By Kate Kelland
Each person infected with coronavirus is passing the disease on to between two and three other people on average at current transmission rates, according to two separate scientific analyses of the epidemic.
Whether the outbreak will continue to spread at this rate depends on the effectiveness of control measures, the scientists who conducted the studies said. But to be able to contain the epidemic and turn the tide of infections, control measures would have to halt transmission in at least 60 percent of cases.
The death toll from the coronavirus outbreak jumped to 41 today, with more than 1400 people infected world-wide - the vast majority in China.
"It is unclear at the current time whether this outbreak can be contained within China," said Neil Ferguson, an infectious disease specialist at Imperial College London who co-led one of the studies.
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Ferguson's team suggest as many as 4000 people in Wuhan were already infected by 18 January and that on average each case was infecting two or three others.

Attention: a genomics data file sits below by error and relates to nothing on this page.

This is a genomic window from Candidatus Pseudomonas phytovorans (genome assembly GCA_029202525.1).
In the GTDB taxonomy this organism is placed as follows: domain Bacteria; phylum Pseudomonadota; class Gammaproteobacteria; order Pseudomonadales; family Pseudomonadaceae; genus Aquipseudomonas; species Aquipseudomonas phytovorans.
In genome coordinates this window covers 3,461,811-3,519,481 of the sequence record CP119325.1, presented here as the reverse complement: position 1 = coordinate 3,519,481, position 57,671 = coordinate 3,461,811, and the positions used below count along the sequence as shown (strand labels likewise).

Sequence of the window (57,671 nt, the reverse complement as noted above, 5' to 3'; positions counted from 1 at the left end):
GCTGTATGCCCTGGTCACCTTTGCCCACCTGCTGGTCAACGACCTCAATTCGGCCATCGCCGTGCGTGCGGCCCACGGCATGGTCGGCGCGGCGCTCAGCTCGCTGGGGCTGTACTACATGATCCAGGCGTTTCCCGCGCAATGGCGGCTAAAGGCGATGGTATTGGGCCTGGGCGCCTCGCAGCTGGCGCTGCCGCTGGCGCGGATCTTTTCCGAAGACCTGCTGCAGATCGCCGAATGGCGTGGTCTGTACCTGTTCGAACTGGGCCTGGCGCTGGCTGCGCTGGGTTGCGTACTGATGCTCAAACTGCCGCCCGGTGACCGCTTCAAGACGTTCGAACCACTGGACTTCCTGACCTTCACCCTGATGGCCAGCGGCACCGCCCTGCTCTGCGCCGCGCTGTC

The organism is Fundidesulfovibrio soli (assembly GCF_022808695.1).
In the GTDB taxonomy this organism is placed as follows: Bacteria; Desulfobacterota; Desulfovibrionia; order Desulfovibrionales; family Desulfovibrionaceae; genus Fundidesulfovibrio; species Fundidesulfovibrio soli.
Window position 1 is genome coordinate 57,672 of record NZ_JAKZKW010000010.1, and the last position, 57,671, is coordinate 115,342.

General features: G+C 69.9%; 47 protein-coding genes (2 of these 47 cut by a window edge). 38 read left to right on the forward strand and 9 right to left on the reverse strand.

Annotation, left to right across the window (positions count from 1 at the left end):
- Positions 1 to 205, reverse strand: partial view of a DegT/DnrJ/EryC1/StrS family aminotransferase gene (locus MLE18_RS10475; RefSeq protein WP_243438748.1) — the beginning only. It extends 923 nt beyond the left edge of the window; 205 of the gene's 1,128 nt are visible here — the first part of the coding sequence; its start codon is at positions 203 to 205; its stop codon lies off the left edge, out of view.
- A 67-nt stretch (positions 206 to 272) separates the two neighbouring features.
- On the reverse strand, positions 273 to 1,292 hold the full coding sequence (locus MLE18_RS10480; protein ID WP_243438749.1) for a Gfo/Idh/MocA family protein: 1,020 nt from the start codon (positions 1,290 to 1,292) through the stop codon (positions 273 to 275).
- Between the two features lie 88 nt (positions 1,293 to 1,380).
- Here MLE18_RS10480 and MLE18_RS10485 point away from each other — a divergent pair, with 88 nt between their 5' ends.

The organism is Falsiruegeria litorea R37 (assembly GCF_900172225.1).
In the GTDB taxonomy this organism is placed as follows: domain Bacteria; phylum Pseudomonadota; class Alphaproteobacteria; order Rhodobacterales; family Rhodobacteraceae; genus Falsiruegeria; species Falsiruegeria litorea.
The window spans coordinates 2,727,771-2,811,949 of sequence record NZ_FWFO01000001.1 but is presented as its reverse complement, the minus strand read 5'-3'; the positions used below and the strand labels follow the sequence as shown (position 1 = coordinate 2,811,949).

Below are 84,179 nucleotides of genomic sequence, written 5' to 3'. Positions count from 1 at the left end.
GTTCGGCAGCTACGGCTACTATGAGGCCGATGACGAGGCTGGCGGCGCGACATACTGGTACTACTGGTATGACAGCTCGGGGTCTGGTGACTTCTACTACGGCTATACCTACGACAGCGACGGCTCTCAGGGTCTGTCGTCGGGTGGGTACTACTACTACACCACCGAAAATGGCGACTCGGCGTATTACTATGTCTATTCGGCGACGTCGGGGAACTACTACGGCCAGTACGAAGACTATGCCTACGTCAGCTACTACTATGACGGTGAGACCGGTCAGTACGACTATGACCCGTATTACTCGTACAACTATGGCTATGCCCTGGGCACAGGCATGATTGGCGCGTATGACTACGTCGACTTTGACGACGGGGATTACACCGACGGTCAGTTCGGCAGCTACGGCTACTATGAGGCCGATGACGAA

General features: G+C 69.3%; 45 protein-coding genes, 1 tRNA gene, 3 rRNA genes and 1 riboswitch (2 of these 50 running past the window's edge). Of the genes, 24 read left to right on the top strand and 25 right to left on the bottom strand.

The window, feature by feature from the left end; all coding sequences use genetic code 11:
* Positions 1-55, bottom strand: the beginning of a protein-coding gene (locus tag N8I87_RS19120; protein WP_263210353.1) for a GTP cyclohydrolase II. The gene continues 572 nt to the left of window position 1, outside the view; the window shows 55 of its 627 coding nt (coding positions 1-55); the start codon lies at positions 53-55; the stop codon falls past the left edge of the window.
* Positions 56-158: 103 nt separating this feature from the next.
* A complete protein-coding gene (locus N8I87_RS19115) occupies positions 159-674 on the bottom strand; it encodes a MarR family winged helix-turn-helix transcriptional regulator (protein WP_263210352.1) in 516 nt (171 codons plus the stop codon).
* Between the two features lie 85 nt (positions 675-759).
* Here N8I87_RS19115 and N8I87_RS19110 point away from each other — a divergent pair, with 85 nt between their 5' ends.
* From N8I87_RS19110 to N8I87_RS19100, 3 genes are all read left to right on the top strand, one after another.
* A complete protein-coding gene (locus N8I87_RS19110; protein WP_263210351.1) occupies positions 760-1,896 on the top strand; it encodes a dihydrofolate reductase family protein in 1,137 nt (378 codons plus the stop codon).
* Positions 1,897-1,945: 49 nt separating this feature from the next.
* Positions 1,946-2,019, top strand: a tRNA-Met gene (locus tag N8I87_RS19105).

A second study by researchers at Britain's Lancaster University also calculated the contagion rate at 2.5 new people on average being infected by each person already infected.
"Should the epidemic continue unabated in Wuhan, we predict (it) will be substantially larger by February 4," the scientists wrote.
They estimated that the central Chinese city of Wuhan where the outbreak began in December will alone have around 190,000 cases of infection by 4 February, and that "infection will be established in other Chinese cities, and importations to other countries will be more frequent".
Raina MacIntyre, head of the Biosecurity Research Programme at the Kirby Institute, at the University of New South Wales in Australia, said on Saturday that it is highly concerning that in recent days the infection has become widespread.
"The more widespread the infection in other parts of the China, the greater the risk of more global spread," MacIntyre said.
Australia, a popular destination for Chinese visitors, confirmed its first four cases of the virus in travellers from China, all of whom had been to Wuhan.
"What we need is more data to be published on risk factors, transmission, incubation period and epidemiology, so we can understand what control measures are most appropriate," MacIntyre said.